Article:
Sometimes I get a movie from Netflix, and it just sits there on the table because I’m not in the right mood. Then when I finally get around to watching it, I realize that it is just the right movie at the right time. I’m sure I would have liked The Band’s Visit anyway, but seeing it this week, it resonated with a lot of the things I’ve been thinking about and feeling.
The Band’s Visit is a small, unpretentious film about an Egyptian police band that arrives in Israel for the opening of a new Arab cultural center. The eight men get on the wrong bus and end up stranded in a small town in the desert. To even call it a town is a stretch; it’s really just a clump of ugly apartment buildings rising up in the middle of nowhere. The band spends the night among the locals, and then they leave in the morning to play their concert. It’s so simple, but in the course of the night, these individuals find a little bit of common ground. Their loneliness is eased, or at least it’s shared and understood by someone else.
Even though this film is in three different languages, it really takes place in the quiet spaces between the words. One of the funniest and most touching sequences happens at a cheesy roller disco. One of the band members has invited himself along on a local’s blind date. This local guy can’t skate, he’s awkward around girls, and his date ends up sitting next to him crying quietly. Playing Cyrano, the band member coaches the local on how to comfort the girl. He does it by demonstrating, and the local guy mirrors his actions. It’s difficult to describe in words, but delightful to watch on film.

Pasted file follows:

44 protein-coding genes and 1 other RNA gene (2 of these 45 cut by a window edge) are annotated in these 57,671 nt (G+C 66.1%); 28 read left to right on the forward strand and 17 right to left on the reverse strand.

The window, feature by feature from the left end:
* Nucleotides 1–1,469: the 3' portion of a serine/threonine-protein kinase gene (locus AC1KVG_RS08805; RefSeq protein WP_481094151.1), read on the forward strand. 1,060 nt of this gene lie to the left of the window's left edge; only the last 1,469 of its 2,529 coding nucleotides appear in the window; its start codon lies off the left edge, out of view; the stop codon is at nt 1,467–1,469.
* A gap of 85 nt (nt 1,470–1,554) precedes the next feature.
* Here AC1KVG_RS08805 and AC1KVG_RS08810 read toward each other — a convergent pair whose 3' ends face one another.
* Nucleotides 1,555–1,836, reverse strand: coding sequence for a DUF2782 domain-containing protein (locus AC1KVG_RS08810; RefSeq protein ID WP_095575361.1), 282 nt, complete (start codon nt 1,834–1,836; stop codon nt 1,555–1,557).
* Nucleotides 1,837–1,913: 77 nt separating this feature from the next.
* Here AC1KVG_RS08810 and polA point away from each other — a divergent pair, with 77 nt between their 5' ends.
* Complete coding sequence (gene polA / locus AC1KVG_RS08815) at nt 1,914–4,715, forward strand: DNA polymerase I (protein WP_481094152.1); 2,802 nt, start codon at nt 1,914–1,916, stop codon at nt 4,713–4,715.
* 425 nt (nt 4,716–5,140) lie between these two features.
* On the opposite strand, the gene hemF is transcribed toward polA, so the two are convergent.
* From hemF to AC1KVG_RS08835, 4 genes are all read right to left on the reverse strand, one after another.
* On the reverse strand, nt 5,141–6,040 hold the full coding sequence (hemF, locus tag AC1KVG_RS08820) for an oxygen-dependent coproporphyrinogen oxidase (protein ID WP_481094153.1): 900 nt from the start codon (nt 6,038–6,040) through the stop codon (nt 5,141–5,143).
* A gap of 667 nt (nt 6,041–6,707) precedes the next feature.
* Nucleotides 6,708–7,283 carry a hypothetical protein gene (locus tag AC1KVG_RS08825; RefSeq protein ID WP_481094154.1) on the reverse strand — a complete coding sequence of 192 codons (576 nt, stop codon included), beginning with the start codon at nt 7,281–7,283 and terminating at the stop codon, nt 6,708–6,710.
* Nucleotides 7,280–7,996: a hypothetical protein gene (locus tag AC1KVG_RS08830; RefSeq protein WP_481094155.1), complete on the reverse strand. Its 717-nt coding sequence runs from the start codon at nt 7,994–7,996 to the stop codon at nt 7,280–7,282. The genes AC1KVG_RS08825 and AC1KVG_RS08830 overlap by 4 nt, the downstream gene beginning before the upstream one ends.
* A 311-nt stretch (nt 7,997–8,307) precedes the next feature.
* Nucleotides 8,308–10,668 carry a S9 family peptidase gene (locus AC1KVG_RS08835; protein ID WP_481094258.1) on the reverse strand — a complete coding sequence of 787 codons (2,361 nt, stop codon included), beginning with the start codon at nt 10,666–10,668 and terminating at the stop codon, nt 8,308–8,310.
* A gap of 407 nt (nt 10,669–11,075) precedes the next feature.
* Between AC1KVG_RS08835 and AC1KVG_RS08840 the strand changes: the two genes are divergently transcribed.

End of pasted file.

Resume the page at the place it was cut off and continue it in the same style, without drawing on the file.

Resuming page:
Another one of the band members has never been able to finish a concerto for clarinet that he’s written. He plays it for a local man who’s struggling with his marriage. After they spend some time together in his home with his family, the local tells the band member, “Maybe this is how your concerto ends. I mean, not a big end with trumpets and violins. Maybe this is the finish, just like that, suddenly. Not sad, not happy. Just a small room, with a lamp, a bed, a child sleeps, and tons of loneliness.”
This naturally reminds me of what Thoreau expressed when he wrote, “The mass of men lead lives of quiet desperation. What is called resignation is confirmed desperation….” I’ve been thinking this week about loneliness and isolation, about how we fail to communicate with others, about how we can be surrounded by people and still be alone. Hardly groundbreaking or original, but what’s important is whether these reflections lead to any positive action. In the week ahead, I’m going to try to shut up and listen. To reach out to the people around me in a deeper and more meaningful way. To try to recognize the loneliness and pain in others. In other words, I’m going to take a visit outside of myself and have a good look around. I will report back what I find.